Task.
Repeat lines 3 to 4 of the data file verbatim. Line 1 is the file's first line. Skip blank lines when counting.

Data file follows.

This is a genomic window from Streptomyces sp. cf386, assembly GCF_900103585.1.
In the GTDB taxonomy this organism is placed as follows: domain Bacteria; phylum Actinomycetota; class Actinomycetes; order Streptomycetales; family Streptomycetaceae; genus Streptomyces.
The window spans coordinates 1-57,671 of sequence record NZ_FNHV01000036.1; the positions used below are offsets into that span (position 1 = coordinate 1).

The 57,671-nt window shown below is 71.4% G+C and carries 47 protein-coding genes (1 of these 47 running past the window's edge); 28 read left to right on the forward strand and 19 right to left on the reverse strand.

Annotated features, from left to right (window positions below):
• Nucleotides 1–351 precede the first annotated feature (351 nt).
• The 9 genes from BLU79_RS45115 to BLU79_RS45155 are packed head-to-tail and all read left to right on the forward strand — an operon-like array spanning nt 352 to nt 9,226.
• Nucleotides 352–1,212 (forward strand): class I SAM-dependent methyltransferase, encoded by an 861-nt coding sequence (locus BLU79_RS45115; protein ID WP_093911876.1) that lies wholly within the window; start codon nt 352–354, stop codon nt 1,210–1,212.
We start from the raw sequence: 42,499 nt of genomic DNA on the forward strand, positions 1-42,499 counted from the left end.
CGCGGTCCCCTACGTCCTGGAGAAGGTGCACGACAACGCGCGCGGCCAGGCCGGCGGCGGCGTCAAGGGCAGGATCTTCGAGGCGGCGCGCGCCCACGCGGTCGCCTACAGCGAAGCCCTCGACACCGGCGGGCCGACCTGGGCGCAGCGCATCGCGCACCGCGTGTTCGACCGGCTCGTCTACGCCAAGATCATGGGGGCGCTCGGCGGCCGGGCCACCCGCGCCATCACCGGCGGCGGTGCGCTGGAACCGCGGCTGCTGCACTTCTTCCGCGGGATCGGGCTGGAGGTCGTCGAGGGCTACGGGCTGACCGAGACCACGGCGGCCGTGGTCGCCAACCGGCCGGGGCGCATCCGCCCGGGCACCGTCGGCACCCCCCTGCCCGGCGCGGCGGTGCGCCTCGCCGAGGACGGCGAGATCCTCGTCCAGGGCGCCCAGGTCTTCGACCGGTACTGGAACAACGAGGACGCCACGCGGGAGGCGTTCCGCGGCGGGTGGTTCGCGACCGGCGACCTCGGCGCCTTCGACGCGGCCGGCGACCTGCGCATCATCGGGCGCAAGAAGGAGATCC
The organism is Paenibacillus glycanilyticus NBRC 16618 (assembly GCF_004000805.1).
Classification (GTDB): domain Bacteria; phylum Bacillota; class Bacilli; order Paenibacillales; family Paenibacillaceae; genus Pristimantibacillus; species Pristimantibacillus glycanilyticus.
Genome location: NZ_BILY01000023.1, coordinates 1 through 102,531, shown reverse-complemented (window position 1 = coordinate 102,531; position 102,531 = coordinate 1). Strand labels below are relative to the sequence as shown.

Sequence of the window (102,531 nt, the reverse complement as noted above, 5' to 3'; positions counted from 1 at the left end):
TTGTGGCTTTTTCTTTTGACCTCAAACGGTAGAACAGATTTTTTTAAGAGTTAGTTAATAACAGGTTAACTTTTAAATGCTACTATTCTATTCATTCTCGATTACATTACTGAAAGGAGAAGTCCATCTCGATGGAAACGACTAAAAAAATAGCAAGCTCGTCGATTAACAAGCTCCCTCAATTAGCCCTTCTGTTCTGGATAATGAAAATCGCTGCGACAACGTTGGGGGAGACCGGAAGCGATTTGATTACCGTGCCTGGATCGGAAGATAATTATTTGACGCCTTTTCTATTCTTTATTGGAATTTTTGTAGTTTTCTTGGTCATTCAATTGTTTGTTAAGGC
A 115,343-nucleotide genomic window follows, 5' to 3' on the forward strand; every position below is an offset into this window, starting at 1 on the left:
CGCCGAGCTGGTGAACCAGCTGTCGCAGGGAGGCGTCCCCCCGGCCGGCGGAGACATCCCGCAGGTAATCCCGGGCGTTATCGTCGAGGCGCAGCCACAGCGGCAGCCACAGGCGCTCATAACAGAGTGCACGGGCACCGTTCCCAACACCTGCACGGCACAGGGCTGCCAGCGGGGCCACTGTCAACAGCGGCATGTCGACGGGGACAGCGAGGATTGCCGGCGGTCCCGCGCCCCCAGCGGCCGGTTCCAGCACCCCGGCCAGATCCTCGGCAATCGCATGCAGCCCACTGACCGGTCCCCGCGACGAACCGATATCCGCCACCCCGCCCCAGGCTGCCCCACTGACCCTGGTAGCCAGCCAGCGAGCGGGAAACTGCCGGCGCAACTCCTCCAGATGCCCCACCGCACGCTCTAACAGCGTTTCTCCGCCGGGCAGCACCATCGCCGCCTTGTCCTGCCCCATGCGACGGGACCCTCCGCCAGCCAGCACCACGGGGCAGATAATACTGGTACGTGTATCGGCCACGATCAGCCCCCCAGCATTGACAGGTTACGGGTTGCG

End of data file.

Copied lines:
The window spans coordinates 1-57,671 of sequence record NZ_FNHV01000036.1; the positions used below are offsets into that span (position 1 = coordinate 1).

The 57,671-nt window shown below is 71.4% G+C and carries 47 protein-coding genes (1 of these 47 running past the window's edge); 28 read left to right on the forward strand and 19 right to left on the reverse strand.